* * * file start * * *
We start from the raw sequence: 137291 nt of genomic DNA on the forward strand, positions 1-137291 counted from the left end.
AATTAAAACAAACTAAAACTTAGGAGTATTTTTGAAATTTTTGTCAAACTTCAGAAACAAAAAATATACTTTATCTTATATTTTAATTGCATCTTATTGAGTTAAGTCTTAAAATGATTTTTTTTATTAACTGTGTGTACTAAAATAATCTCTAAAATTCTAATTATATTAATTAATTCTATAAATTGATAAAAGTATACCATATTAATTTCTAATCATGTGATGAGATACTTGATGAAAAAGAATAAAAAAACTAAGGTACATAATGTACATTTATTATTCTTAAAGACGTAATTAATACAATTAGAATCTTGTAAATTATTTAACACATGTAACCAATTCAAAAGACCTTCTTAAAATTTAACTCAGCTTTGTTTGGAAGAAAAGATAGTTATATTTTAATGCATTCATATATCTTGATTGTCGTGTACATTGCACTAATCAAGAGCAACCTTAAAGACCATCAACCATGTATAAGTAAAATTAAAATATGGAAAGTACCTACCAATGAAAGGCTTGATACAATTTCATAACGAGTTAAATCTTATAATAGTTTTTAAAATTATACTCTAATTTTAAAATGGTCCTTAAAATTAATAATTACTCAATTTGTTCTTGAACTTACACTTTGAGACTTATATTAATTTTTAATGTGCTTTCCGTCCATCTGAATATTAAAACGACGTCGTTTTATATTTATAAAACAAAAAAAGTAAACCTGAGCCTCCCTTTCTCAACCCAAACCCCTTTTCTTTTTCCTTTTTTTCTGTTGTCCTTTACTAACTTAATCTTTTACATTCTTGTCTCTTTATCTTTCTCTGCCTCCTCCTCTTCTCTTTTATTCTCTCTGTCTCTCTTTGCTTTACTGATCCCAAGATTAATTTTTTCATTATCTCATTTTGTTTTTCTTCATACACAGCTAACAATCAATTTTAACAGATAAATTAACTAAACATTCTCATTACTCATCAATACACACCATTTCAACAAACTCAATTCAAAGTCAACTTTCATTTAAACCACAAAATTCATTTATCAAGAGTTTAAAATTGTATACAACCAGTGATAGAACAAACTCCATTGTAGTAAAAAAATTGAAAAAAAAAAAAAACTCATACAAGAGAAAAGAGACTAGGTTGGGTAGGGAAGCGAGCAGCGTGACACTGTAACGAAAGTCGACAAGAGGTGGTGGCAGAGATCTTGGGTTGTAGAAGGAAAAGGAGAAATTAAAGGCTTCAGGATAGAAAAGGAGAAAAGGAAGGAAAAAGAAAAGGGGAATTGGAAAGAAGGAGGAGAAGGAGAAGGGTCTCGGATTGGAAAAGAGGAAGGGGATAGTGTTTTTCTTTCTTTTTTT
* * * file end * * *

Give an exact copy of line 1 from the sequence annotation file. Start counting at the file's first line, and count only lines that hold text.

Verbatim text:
We start from the raw sequence: 137291 nt of genomic DNA on the forward strand, positions 1-137291 counted from the left end.